Paddock Lake water system improvements: Who pays and how much?

Paddock Lake Water Utility District pumps 1 and 2. These pumps have been operating at the water utility since the late 1950s.

Mention of the impending Paddock Lake water system improvement project typically prompts two questions from village residents.

Who is paying for it and how much?

Those answers and more are addressed in a series of frequently answered questions recently posted by the village at its website,

Who is paying are properties already on the Paddock Lake Water Utility District water system, which are 290 customers on the east side of the lake. To be added by the project, set to begin construction this summer, are property owners adjacent to Highway 50, properties at the Highway 50 and 83/75 intersection (Brass Ball corners) and areas to the west and south of that intersection that are mostly undeveloped at this point, mostly lying along Highway F.

Property owners in the above group will be paying more on their water bills to fund the improvements. A Wisconsin Public Service Commission estimate describes it as a household using 4,000 gallons of water in a month would currently pay $25.35/month. With the added customers brought on from the improvement project the PSC estimates a 4,000 gallons of water in a month user would pay $66.41/month starting in 2021. That rate won’t be set for a while and could be lower if development brings more customers to spread project costs.

The village was not successful in obtaining a USDA grant for the project, but was able to get a 40-year, 2.375 percent interest USDA loan, village administrator Tim Popanda said.

No one in other areas of the village who have private wells will be connecting to, or paying for the water system improvements, Popanda stressed.

Property owners adjacent to Highway 50 will be compelled to connect to the water main that is going to be laid this summer to connect the east side water system with the water system that was started on the west side of the village but never completed when anticipated development stalled about 12 years ago. The village is borrowing the money for that work. That financing will be paid back by the property owners who will be able to pay it back over 10 to 15 years.

Popanda acknowledges the increase for water utility customers will be significant, but he also says the village has little choice but to update aged system components and that the current proposal was the least expensive of several options examined, including buying water from Kenosha, connecting to the Bristol water system and just doing the east side improvements without connecting the east and west side system with the Highway 50 water main.

Also, the village has not raised rates significantly in about 12 years anticipating that this project would eventually be done, likely when development seemed to be returning, which would allow the addition of more customers to help spread costs, Popanda said.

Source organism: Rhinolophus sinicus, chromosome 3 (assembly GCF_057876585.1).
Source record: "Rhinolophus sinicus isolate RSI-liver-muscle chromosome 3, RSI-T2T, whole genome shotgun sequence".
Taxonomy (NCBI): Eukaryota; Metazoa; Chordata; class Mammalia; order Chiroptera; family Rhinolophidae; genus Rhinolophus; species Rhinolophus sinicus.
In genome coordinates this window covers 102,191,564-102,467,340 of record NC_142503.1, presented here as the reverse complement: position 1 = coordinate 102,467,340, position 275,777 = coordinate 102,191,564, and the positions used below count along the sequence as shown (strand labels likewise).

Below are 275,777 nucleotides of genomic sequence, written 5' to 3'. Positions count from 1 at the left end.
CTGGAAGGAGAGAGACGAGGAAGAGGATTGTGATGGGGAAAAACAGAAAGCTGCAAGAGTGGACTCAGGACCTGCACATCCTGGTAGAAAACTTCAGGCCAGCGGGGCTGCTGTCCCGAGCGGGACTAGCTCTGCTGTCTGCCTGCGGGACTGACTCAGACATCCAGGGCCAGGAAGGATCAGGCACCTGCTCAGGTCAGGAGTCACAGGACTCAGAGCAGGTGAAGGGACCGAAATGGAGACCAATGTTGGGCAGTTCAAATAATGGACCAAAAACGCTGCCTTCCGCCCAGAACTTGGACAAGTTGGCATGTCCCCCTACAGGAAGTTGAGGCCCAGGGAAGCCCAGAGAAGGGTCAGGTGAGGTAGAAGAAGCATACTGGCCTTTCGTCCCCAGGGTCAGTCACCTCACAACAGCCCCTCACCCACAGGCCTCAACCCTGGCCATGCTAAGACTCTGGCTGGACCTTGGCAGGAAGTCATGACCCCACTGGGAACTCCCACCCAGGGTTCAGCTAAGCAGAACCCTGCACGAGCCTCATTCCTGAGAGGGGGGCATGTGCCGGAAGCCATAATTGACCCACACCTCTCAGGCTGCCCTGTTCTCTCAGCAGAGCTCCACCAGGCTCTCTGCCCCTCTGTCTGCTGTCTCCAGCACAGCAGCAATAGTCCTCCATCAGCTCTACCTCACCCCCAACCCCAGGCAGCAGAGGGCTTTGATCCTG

“I know this doesn’t really help the pain any,” Popanda said. Realistically rates could have been 35 to 40 percent higher by now if rates had been raised regularly, he said.

The project will include a new building for Wells No. 1 and No. 2 (east side), new well pumps, service pumps and water storage for fire protection, new chemical feed facilities, the Highway 50 main and standby power. The project will also allow the village to have fire hydrants in the utility district for fire protection. Current hydrants are for flushing purposes only. Storage will be provided by on ground storage. A water tower is not planned and is not even feasible for this size system, Popanda said.

The water system improvements are needed to update much of the infrastructure in the system that is original to the late 1950s system, Popanda. While the village has held off state Department of Natural Resources calls for upgrades in the past, the state is no longer willing to let the village off the hook.

“We have needed to do something for quite a while,” Popanda said. “We’re running on borrowed time on the pumps.” The two current pumps are original equipment from 1958.

The project is expected to be bid within the next month and work begin this construction season.

The DNR wants to inspect the underground water storage tank at the Paddock Lake Water Utility, but village officials are concerned that emptying it could cause it to collapse due to age.

A nameplate from the original underground water storage tank.

The Paddock Lake Water Utility building is actually two small buildings, one which housed the original pumps and equipment and a smaller building added later to house chlorine treatment equipment. The generator to the left is used in case of power outages, but has to be hooked into the system manually. A new building that is part of the project will house this equipment in one building and include automatic power switch over in case of an outage.

The yellow area shown on this map is the area that will be included in the Paddock Lake Water Utility District system after the improvement project is completed. Only people within the district will be paying for the improvement project. (click for a larger view)

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